Clinical trial data published in The Lancet medical journal this week shows the Russian-made Sputnik V coronavirus vaccine works for more than nine in 10 people, making it by far among the most efficacious jabs available.
The formula has been at the center of a fierce information war, with a number of commentators casting aspersions on the evidence that underpinned Russia’s decision to urgently register it in August last year. However, it appears that the final word on subject lies with the scientists who published their results on Tuesday.
More than 91 percent of those given the vaccine were estimated to have developed immunity, and those who did contract the virus were less likely to become seriously ill even after receiving only one shot. The analysis, based on over 20,000 participants across the world, would appear to tick the box for reaching the gold standard of pharmaceutical evidence.
Commenting alongside the findings in The Lancet, British scientists Ian Jones of the University of Reading and Polly Roy from the London School of Hygiene and Tropical Medicine praised the science behind the jab. “The development of the Sputnik V vaccine has been criticized for unseemly haste, corner cutting, and an absence of transparency,” they said, “but the outcome reported here is clear and the scientific principle of vaccination is demonstrated, which means another vaccine can now join the fight to reduce the incidence of Covid-19.”
It hardly requires a microscope to see the scale of the campaign against Sputnik V in Western media. Straight out of the gates in August, comments from Professor Francois Balloux, a biologist at the UK’s prestigious University College London, were picked up by global news outlets. “The Russian vaccine gamble is reckless and foolish, whether ‘it works’ or not,” he wrote on Twitter.
Additionally, while the start of vaccination programs were covered as a technological feat in the West, UK and American news portrayed Russia’s rollout as a hasty, dodgy endeavor met with skepticism by ordinary Russians. By suggesting that a government, any government, would jeopardize the health of the nation with an untested vaccine, unfortunately, plays straight into the hands of anti-vaxx conspiracy theorists.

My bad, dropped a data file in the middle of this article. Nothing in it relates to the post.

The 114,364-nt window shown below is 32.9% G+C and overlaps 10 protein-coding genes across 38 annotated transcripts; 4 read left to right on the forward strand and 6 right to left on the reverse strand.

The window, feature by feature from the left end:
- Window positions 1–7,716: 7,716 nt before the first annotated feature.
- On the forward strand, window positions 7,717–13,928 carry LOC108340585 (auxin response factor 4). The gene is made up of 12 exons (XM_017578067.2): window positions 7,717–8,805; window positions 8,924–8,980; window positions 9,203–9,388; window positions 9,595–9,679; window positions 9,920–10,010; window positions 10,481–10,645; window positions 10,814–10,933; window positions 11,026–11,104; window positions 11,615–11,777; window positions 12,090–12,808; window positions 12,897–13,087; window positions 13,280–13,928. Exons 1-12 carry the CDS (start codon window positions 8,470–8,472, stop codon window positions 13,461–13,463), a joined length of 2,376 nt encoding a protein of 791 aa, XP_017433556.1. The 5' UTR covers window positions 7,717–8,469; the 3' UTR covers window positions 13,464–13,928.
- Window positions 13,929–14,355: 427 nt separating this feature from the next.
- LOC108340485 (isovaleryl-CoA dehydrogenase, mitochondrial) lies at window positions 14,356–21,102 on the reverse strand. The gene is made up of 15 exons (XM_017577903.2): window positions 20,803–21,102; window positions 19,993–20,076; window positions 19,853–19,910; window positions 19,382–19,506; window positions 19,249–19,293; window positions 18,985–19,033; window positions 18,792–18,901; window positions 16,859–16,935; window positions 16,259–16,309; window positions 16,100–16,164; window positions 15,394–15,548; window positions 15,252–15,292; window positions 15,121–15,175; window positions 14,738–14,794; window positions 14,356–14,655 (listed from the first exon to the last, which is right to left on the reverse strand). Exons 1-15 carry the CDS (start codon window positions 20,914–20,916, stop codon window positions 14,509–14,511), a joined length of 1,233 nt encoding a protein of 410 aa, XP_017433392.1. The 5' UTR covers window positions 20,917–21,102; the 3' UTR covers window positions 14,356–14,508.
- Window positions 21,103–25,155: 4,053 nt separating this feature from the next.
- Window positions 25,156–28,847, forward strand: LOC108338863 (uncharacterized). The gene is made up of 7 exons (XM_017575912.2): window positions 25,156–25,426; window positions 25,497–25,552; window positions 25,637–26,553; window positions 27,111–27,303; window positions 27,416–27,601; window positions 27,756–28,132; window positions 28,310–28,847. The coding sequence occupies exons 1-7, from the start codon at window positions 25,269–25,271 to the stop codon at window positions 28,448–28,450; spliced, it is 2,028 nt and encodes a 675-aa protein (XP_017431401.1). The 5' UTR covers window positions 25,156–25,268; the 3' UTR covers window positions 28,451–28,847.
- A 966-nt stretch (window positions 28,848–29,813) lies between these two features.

Social media users mocked the idea that Russia could be in pole position in the race towards immunity, with memes circulating suggesting that the vials contained nothing but vodka. However, as wary as some might be about the prospect of anything originating in the world’s largest country, many will find that they end up in line for Sputnik V.
Dozens of states have already muscled their way onto the Sputnik V order book, with countries like India, Brazil and Argentina receiving their first shipments of supplies. But, while Western nations have largely held out so far, that picture might be about to change.
On Tuesday, German Chancellor Angela Merkel said that her government had “received good data today from the Russian vaccine.”She added that “every vaccine is welcome in the EU, but only after it has been approved by [the bloc’s central regulator, the] EMA.” Last month, the organization said that it was considering an application to approve the formula. Hungary, which had ordered vials for clinical research, approved it independently and is awaiting clearance from Brussels to begin injections.
However, Western politicians desperate to bolster immunity among their locked-down populations in a bid to return to normality might encounter obstacles of their own creation. After years of increasingly strained relations with Moscow, lawmakers in Washington, London and EU capitals will likely be concerned that anti-Russian sentiment and the aspersions initially cast on Spuntik V could hamper immunization efforts.
The UK-based pollster YouGov conducted a survey of 19,000 adults across 17 countries to determine their attitudes to vaccines based on where they had been developed. People in Italy, Australia, Hong Kong, Singapore, the UK, US, Denmark, Poland, Sweden, France and Germany all had net unfavorable scores for a Russian-made jab, even before they’d seen any evidence of its safety.